Should I Rebuild a Final Drive?
If you're reading this article, you may have had something similar to the following happen to you in the past few days:
You were working on your track machine when you noticed a power drop in the performance. You got down to see what was going on and noticed gobs of oil spewing from your final drive. The next word likely began with an "S" or an "F". Let the headache begin.
After diagnosing the problem, you discovered what virtually everyone in the same situation realizes, your drive failed and some internal parts were probably damaged. You know this is going to cost you time and certainly a lot of money - but how much?
Can you get your final drive rebuilt and save money or should you bite the bullet and invest in a new one? Here is what we know at ConEquip Parts having helped hundreds of customers facing the exact same situation.
Fixing a final drive is possible, but is often time consuming and in the end, not always cost effective. But don’t take our word for it.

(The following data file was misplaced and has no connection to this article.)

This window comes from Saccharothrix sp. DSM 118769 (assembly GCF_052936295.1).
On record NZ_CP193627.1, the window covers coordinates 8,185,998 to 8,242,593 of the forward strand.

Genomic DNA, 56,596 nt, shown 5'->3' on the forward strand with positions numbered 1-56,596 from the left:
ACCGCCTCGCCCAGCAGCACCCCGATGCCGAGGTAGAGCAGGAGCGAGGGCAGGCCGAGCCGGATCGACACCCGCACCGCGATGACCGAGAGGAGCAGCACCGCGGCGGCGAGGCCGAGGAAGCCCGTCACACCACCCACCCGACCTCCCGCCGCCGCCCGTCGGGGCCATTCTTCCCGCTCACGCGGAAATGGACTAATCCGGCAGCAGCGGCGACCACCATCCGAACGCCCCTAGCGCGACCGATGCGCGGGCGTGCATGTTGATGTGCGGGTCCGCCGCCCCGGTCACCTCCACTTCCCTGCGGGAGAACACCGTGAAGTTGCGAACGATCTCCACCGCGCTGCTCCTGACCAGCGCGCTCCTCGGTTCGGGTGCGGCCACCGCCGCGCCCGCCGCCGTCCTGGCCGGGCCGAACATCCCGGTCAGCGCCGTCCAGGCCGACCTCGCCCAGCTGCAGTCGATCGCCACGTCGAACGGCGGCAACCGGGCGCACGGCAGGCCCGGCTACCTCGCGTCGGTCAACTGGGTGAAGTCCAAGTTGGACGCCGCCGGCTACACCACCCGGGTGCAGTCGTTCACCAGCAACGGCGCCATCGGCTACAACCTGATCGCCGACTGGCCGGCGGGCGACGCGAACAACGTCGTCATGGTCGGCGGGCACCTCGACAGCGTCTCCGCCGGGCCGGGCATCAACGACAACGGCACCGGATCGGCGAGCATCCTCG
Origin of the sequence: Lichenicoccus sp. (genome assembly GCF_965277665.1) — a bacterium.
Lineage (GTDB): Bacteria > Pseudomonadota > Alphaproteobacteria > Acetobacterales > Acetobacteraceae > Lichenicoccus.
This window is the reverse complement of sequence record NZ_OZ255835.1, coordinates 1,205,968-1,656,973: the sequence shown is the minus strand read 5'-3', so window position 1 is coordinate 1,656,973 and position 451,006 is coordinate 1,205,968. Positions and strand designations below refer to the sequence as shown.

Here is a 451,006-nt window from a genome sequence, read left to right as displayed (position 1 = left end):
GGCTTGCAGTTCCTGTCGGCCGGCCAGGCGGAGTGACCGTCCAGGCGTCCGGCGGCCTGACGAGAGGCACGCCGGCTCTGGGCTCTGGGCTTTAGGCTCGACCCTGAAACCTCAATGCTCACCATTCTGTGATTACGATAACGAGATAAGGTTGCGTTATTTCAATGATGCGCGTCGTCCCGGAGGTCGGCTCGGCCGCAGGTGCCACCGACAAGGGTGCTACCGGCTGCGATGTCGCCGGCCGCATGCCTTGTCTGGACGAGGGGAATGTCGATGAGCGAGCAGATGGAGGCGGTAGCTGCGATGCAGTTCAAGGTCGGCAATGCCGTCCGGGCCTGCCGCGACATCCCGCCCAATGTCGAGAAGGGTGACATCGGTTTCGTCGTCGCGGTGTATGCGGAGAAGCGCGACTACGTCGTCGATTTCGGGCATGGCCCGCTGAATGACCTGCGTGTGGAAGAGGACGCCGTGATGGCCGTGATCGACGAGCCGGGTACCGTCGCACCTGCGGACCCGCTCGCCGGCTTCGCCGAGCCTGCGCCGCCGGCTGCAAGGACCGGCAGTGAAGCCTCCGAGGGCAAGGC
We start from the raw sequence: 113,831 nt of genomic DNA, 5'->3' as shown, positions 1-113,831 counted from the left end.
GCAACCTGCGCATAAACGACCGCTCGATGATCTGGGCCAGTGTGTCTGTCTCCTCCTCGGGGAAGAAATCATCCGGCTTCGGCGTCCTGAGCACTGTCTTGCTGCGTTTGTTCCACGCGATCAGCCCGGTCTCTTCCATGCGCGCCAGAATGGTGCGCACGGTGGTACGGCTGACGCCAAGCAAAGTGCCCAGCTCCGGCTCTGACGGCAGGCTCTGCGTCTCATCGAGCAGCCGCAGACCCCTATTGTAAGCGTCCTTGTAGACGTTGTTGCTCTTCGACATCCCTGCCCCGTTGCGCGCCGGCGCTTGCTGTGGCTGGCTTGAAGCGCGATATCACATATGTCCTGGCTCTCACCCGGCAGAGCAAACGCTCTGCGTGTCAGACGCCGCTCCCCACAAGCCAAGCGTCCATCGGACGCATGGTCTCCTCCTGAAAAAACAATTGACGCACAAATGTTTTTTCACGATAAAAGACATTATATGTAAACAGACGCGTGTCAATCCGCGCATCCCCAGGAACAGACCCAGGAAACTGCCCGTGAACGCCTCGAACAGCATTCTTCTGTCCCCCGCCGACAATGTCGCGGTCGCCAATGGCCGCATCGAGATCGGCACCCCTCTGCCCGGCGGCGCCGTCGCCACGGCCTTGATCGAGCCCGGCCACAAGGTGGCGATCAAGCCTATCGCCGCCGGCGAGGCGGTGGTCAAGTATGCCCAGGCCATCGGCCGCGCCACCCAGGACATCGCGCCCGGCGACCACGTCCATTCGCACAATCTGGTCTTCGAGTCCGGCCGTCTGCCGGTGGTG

"It can be possible (to fix a drive) depending on the reason for failure. However, parts can be expensive and once labor and downtime is factored in, it's usually more cost effective to just buy a new one," says Richard Huskinson a final drive technician based in Europe.
A seal alone can cost well over $1000. And while that is still thousands less than getting a final drive other factors have to be taken into account.
Once you get the smaller components like a seal to fix the drive, there is no guarantee those parts were the problem to begin with or that they’ll even perform like the original parts.
Making matters even more uncertain, once you have completed your own final drive rebuild, if the unit fails again there is, of course, no warranty.
Final drives are truly an engineering wonder. These small components that fit in your hand are able to withstand thousands of pounds of pressure to move a huge, heavy machine for hours.
"The idea of a final drive is simple; oil pushes a rotary group round which turns a shaft that powers a gearbox. The engineering behind it ensures that you get a drive capable of moving that machine with a minimum amount of oil flow and enough torque to push something 100 times its size up a hill," says Huskinson.